Jennifer’s Jokes: Contextualising ‘The New Discipline’

Jennifer Walshe’s ‘The New Discipline’ was first published in January 2016 in the Borealis festival catalogue. It reads as something between a manifesto and attempt at categorisation, making claims about and to an artistic practice, both describing and beckoning ‘a way of working’. The text has received much attention, being translated into five other languages, distributed subsequently widely, and has been the subject of many other discussions, lots of which include the composer herself.  As such, I don’t think it’s too grandiose to suggest that it’s one of the most well-known and possibly important texts about New Music so far this century. Despite this, The New Discipline is yet to receive any (published) critique, the lacuna from which the following ideas spawn.

Walshe concludes The New Discipline by asserting ‘that it’s not too late for us to have bodies’. Just who is it, I wonder, that might have forgotten that 'we' have bodies? I find it hard to imagine that anyone who was to see a performance of the most 'classic' of classic new music – Ferneyhough's Time and Motion Study II, say, or Lachenmann's Pression – could miss the centrality of the performers' bodies and hear this as ‘mere’, abstracted sound. I'm not sure that this 'we' is me.

Walshe goes on to name nine composers that have adopted the way of The New Discipline. Whilst there’s no suggestion that this list is either exhaustive nor exclusive, I wonder if an interest with the sorts of things listed in the final paragraph invites stylistic similarities. The explicit injections of the everyday across these composers works often draws on irony or humour; perhaps the foregrounding of the ordinary and pop culture would be very difficult if not impossible without these two elements emerging.

The term ‘The New Discipline’ was first used by musicologist Nicholas Cook in 2013 to describe a movement of responsibility of the production of meaning from composers to performers. Walshe makes no note of this reference, but the identical wording seems an unlikely coincidence. Indeed, the term ‘new’ is loaded in this context: the adjective puts the discipline in dialogue with similarly named classifications such as ‘New Complexity’ or ‘New Simplicity’, all as part of the troublesome term ‘New Music’.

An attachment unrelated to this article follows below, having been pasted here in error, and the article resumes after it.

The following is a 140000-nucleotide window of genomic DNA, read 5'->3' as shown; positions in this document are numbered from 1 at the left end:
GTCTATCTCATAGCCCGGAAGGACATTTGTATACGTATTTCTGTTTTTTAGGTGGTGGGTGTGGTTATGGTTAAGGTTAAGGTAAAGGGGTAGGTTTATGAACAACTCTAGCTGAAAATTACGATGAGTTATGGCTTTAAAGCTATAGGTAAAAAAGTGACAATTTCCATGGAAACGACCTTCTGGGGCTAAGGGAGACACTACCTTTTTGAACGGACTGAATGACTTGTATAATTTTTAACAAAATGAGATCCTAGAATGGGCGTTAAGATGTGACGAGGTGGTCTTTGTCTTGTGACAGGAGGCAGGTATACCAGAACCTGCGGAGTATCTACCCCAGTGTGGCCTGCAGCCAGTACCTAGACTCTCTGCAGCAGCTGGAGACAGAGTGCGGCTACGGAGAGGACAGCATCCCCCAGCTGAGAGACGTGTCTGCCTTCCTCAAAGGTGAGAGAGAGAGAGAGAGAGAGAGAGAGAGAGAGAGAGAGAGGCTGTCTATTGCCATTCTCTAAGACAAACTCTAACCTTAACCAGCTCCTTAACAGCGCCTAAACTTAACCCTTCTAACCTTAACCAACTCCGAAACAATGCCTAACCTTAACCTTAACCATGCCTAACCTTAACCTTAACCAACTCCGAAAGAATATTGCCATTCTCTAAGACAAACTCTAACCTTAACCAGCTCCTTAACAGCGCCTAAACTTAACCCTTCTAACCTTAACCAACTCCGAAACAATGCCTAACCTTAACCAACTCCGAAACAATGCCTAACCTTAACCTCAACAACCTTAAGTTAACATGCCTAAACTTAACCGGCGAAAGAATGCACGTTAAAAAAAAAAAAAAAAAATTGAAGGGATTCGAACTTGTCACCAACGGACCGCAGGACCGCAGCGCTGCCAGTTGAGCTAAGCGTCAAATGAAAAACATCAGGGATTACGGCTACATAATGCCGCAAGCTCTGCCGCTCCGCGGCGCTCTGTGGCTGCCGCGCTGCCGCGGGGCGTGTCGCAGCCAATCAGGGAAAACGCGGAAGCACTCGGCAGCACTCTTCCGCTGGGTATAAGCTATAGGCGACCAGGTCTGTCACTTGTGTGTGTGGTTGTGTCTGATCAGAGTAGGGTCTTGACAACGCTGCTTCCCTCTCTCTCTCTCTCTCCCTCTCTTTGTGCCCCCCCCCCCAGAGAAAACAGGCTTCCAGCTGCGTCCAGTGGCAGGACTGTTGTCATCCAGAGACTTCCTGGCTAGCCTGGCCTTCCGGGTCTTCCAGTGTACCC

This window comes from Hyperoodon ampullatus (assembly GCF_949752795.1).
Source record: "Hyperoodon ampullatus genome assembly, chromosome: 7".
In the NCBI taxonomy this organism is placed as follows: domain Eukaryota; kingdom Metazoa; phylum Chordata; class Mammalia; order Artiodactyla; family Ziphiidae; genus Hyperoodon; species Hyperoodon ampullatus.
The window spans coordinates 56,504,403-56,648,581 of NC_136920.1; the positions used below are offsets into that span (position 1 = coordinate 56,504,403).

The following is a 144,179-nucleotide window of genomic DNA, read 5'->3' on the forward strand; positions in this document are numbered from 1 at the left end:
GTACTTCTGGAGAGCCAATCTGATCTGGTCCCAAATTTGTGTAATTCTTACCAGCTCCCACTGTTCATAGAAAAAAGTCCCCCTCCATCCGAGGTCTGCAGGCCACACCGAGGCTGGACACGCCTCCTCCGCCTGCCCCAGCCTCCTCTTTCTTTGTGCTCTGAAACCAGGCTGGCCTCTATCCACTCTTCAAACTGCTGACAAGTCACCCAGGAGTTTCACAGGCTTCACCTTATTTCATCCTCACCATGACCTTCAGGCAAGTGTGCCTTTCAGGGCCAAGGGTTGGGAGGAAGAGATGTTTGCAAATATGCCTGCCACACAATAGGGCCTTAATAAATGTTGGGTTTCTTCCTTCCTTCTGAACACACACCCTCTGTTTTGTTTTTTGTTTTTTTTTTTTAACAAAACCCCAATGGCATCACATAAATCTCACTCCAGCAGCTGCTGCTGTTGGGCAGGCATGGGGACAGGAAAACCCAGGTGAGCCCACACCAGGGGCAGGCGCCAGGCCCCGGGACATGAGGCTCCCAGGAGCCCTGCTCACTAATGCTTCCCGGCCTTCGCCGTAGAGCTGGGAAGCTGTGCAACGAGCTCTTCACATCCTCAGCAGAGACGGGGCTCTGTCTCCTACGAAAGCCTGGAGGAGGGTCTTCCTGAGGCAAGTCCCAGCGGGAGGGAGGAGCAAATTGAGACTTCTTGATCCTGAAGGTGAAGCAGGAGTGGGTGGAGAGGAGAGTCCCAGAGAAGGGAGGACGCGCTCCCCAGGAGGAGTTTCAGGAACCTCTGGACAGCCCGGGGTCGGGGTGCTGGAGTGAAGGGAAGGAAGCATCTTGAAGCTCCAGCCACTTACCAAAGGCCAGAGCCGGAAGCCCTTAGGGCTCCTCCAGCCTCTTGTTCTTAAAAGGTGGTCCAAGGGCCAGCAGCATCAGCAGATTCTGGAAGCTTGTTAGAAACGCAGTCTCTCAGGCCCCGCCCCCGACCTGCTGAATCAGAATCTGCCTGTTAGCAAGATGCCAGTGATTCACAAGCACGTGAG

I’m not really sure what The New Discipline is doing, then. On the one hand, it says it has to do with bodies but, on the other, those bodies seem to have to be doing everyday, non-new musicky things in order for them to count. If I'm being asked to remember that I've got a body, it's almost as if the sort of body I ought to recall is a surprisingly specific one. But maybe I'm supposed to think. Maybe this is performing the form of a manifesto, when it's actually a Jennifer Walshe piece.

Themes of performance, fictionalisation, and irony are common to Walshe’s work. For example, Aisteach (2015–) is a fictional account of Irish musical and artistic avant-garde practices. It all looks and sounds believable enough, but, here, Walshe lets us in on the secret, and makes it explicit that it’s all a performance of history. The New Discipline appeared just a year later. Quite feasibly, then, this interest in performance – taken in a Nicholas Cook-esque performative sense, even – could have been carried forward when writing this faux manifesto, with the key difference being that it goes a step further, and doesn’t make its fictionalisation explicit. Indeed, a mention of performance is suspiciously absent from The New Discipline, despite being present in all the named composers’ works (perhaps, as I say, essential to injections of the everyday). I wonder, too, if the defensive tone taken in the preamble to The New Discipline on Walshe’s website might be read as a doubling down on this illusion.

The New Discipline looks and sounds like a manifesto or categorisation, but doesn’t perform the functions of either because it doesn’t call for anything that isn’t already firmly established. In fact, taking Walshe’s The New Discipline at face value seems opposed to or a comment on what Cook’s ideas of the same name call for: an assumption that the composer is an authority on their work, believing what they say about it, rather than putting the emphasis on interpretation. To that end, perhaps The New Discipline is a sort of affectionate joke, to be read as tongue in cheek. I wonder, then, and I wonder if it matters, what it might mean if 'we' have been pranked by what's actually a piece and have started to build a practice around what's actually a gag. It would have been a pretty good one, if so.

This text was part of the charm offensive project in issue #138

Ed Cooper
Ed Cooper is a composer and writer based in Leeds, UK. He is interested in a wide range of topics, such as hearts, Hekate, musical bodies, and non-places.